There are always Fall dates for retaking the ACT and SAT. If you’re serious about getting admitted, get yourself signed up to retake one, or both of them. The worst that can happen is that you score the same or lower than your original score. In that case, it won’t matter at all as colleges only take into consideration the HIGHEST ACT composite score.
Once these updated scores, GPA and Class Rank get resubmitted, the college or university you’re applying to will re-evaluate your admission status and give you a decision then.
Make a Contact
Making a person contact with the school is one of the simplest, yet most effective ways of improving your chances of gaining admission. This is an often overlooked technique, but colleges want to see some initiative on your part. Why do you think they have deadlines for applying? One of the reasons is they want to see which students are responsible, prompt and willing to take ownership over their future education.
It’s no different once you’ve already applied. Many students that are waitlisted for college admissions will either email or call the school’s admissions office and make some inquiries that include:
Why was I placed on a wait list? (if that wasn’t made clear on your letter)
What can I do to better my chances of getting admitted?
When will you begin your re-evaluation of waitlisted students?
An email is good, a phone call is better. But, be careful here! Colleges do want to hear from you, but not every day…not even every week! If you are so persistent that it becomes annoying and deters them from doing their job, that is like shooting yourself in the foot. One phone call is sufficient, then send an email every couple weeks to follow up. This will be acceptable and also show your interest in being accepted.
And please…for the sake of everyone, DO NOT have your parents call the admissions office!
Send a Recommendation Letter
Lastly, sending an additional recommendation letter may get you a favorable look the second time around. If you’ve already sent a letter or two when you initially applied, adding another may do the trick. But, if the college required 3 letters of recommendation for admission and you already sent them, DO NOT send another one unless they ask or say that it’s acceptable. Going overboard and submitting more than what’s required is generally frowned upon and shows that you have a hard time following directions.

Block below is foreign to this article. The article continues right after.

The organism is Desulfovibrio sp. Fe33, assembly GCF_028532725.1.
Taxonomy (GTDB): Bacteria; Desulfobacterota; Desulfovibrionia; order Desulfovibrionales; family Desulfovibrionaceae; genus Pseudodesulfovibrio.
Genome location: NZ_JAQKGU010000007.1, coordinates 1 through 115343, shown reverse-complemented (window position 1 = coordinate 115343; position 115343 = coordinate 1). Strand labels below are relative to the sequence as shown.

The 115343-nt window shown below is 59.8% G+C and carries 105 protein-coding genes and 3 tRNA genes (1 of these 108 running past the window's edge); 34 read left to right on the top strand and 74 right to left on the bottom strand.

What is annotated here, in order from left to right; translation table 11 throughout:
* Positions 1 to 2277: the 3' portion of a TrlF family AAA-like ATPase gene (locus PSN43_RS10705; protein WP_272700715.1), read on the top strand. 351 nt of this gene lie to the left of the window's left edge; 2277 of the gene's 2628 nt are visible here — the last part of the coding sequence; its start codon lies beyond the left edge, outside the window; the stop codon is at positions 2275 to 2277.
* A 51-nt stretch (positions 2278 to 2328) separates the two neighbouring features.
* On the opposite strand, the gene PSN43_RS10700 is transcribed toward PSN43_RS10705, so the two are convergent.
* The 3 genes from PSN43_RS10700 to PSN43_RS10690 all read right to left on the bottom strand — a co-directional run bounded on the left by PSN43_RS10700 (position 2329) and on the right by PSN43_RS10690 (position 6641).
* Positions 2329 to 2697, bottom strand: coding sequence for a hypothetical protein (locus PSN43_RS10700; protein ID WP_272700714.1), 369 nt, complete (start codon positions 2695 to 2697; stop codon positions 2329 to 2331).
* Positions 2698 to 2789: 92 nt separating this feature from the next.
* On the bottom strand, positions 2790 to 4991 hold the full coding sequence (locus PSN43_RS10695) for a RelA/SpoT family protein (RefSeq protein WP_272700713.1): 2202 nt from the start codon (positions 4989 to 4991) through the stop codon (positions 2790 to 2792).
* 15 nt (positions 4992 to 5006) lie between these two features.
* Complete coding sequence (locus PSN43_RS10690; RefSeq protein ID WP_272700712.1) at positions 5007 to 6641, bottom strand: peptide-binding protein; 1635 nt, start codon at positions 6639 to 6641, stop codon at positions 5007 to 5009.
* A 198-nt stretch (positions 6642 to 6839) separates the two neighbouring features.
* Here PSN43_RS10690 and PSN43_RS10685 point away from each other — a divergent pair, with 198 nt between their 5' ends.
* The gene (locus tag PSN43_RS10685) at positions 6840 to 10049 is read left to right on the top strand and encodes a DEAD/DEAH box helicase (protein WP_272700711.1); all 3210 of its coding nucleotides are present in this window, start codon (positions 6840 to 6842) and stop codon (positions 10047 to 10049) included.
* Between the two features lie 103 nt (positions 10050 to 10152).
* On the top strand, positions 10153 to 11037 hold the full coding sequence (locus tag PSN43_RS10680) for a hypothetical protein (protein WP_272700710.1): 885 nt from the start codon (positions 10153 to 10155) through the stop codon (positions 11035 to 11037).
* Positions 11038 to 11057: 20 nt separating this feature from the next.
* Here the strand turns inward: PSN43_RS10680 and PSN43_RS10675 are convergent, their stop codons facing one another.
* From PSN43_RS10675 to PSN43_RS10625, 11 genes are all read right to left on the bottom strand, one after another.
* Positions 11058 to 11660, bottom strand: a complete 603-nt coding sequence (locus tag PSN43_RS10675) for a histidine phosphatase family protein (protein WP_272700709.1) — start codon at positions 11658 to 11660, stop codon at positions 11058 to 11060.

Be sure that they will accept another letter of recommendation first. Then, do your best to find someone to write a good, quality letter for you. Have them write about things that weren’t already covered in your initial letters (if you sent them). Outline special talents, experiences and involvement that you may have had that wasn’t mentioned anywhere else on your application.
INSIDER TIP: Finding an alumni of the college or university that you’re waitlisted at can be a HUGE plus and really make a significant difference. If you are trying to gain admission to a local or state college, chances are pretty good that some of your teachers are alumni of that school. Seek them out, and have them state in their letter that they are alumni and feel strongly that you would make a great addition to their university.
Keep in mind that getting waitlisted for college admissions isn’t the end of the world. It’s really not that bad of a thing, but make sure you’re diligent about getting that college to notice you and realize that you as serious about attending and would jump at the chance if offered admission!
Are you waitlisted? Let us help you out!
Comment below if you have questions or comments….